Also, no drill instructor is to demoralize a recruit. Yelling and calling names to the group is acceptable, but directing a slander "toward someone in particular in a sense of demeaning way" is not acceptable.

One of the things Velasco has found to be not as challenging as he anticipated is the amount of running in boot camp. He said he figured the recruits would be doing a lot more than they have, although hiking has made up for it.

Nordstrom said the swimming part of boot camp has been easier than he thought. Recruits are required to pass a swimming test fully dressed and loaded down with helmet, backpack, gun and vest.

After boot camp graduation, Marines head off to Camp Pendleton, San Diego, for combat training. From there, it's onto MOS (military occupational specialty) training. Velasco's MOS is infantry, which seems to be fitting.

He said he found the rifle range to be the most interesting aspect of boot camp so far. Out of 300 recruits, he was second and one point away from being the top shooter in the group. Before joining, he had only shot a gun twice in his life.

Velasco said if he hadn't joined the Marines, he would likely be attending technical college.

Nordstrom's MOS is helicopter mechanics, which entices Nordstrom a bit more than working for a mortgage company did.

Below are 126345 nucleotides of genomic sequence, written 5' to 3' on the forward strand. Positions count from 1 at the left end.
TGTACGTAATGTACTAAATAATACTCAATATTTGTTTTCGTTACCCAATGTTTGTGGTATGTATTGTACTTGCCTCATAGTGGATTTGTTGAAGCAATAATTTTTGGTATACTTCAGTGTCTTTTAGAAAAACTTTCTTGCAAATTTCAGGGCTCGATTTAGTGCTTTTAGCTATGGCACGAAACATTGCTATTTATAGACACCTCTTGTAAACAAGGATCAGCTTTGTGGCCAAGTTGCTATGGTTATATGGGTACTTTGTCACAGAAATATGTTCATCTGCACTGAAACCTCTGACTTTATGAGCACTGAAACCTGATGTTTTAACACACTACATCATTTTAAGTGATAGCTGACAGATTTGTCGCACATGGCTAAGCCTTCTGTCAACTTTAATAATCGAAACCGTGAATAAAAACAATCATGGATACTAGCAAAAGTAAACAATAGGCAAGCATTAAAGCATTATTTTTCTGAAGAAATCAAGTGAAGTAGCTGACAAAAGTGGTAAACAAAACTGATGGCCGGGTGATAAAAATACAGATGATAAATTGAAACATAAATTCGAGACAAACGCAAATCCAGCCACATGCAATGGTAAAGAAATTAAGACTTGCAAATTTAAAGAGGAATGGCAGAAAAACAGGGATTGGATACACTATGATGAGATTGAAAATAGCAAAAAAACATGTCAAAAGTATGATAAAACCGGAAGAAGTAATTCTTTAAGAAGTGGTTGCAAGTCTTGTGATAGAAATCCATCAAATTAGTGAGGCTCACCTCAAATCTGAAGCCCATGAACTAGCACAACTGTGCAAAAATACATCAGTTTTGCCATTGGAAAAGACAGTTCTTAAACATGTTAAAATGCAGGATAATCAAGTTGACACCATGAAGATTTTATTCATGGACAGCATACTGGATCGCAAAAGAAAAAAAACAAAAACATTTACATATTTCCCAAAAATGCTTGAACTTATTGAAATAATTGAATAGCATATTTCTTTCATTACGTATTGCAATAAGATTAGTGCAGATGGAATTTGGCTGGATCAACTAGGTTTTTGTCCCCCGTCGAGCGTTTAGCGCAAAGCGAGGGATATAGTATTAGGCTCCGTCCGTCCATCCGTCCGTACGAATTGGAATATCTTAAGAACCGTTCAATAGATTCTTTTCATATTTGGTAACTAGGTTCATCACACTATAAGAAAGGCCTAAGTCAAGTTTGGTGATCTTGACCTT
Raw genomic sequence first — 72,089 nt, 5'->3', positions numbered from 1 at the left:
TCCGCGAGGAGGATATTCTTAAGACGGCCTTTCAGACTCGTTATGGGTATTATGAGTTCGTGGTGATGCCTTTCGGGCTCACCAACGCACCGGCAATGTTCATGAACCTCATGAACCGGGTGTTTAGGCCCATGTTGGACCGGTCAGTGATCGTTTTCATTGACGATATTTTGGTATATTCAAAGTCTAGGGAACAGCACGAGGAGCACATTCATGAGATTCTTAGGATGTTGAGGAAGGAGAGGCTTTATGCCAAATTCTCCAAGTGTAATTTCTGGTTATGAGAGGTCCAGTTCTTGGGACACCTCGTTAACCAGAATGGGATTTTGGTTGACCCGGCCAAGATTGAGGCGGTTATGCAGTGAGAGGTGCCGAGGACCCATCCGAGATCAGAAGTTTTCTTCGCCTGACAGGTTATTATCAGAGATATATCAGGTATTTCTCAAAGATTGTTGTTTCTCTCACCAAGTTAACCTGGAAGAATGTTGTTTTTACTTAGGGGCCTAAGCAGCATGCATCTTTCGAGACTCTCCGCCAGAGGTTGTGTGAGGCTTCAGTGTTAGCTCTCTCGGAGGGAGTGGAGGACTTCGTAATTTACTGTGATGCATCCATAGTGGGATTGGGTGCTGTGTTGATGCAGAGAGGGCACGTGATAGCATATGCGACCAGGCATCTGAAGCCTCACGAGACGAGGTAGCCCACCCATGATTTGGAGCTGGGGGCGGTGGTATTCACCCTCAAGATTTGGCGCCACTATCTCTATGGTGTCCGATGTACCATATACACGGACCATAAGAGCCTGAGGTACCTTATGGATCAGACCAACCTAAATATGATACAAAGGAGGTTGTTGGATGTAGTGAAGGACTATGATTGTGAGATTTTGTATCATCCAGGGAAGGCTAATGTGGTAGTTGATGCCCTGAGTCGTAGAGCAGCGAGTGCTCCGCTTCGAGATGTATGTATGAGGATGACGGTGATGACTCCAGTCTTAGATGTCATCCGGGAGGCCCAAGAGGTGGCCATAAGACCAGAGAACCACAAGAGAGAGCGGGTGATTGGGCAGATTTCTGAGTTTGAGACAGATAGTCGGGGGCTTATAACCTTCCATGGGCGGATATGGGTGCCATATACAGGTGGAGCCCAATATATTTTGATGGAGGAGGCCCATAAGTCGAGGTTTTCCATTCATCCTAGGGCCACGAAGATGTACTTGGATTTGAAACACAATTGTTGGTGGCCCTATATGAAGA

While Bell's MOS may be infantry, his work is training recruits at the moment.

His workday begins at 5:30 a.m. and ends between 8 and 9 p.m. Monday through Saturday. Sunday mornings, Bell attends church with his family and goes to work around noon.

While it seems as though the Marines come first in Bell's schedule, he said it's his family that comes first.

"Whatever the family needs" is what he does. He said he plans to finish his 20-year career in the Marines, but if for some reason he had to leave for family reasons, he would.

Finding that perfect balance can be a struggle for anyone -- whether it's a drill instructor balancing Marine and family life, or a recruit balancing stress.

"Perfection," Nordstrom describes is what drill instructors expect from their recruits. "Everything they do. They want us to be as perfect as they are."